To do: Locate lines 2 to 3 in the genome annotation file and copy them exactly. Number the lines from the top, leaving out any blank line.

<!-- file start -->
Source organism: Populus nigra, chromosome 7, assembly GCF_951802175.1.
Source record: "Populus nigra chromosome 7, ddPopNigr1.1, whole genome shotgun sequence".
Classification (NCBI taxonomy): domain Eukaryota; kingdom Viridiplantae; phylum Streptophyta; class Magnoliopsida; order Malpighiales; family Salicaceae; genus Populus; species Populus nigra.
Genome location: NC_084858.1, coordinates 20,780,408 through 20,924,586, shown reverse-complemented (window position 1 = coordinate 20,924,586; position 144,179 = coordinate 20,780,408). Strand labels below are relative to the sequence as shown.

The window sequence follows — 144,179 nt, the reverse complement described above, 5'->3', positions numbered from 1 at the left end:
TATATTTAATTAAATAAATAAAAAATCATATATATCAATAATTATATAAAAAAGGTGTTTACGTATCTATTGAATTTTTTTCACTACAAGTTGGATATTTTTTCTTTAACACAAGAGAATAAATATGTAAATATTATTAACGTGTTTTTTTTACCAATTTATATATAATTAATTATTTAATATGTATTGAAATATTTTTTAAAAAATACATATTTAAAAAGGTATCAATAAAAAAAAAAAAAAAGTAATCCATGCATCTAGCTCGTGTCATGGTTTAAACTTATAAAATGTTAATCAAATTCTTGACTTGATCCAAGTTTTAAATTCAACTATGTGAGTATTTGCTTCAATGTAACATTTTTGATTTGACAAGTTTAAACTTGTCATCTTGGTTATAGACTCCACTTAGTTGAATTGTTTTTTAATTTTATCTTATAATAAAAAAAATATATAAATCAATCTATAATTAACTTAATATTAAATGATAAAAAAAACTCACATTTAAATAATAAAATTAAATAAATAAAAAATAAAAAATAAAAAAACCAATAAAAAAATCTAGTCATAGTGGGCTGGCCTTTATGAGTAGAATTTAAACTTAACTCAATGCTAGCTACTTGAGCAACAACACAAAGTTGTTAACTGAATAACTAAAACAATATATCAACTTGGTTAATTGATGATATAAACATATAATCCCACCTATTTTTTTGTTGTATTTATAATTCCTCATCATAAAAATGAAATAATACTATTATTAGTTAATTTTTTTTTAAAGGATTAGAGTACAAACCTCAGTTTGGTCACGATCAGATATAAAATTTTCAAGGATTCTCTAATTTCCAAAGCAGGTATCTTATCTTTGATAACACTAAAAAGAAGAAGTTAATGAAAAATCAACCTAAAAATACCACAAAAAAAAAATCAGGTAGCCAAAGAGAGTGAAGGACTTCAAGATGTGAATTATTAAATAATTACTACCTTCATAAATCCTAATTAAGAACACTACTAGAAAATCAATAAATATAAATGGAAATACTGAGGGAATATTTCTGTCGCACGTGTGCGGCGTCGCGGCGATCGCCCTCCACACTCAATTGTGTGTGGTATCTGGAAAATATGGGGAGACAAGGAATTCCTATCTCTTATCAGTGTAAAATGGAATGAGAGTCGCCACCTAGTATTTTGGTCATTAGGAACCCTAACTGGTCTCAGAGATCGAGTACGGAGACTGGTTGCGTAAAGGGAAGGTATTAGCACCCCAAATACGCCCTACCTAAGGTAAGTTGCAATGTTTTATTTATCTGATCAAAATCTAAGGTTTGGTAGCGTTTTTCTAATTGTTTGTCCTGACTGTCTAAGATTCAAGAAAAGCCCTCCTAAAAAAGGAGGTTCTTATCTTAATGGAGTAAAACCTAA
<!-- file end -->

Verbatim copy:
Source record: "Populus nigra chromosome 7, ddPopNigr1.1, whole genome shotgun sequence".
Classification (NCBI taxonomy): domain Eukaryota; kingdom Viridiplantae; phylum Streptophyta; class Magnoliopsida; order Malpighiales; family Salicaceae; genus Populus; species Populus nigra.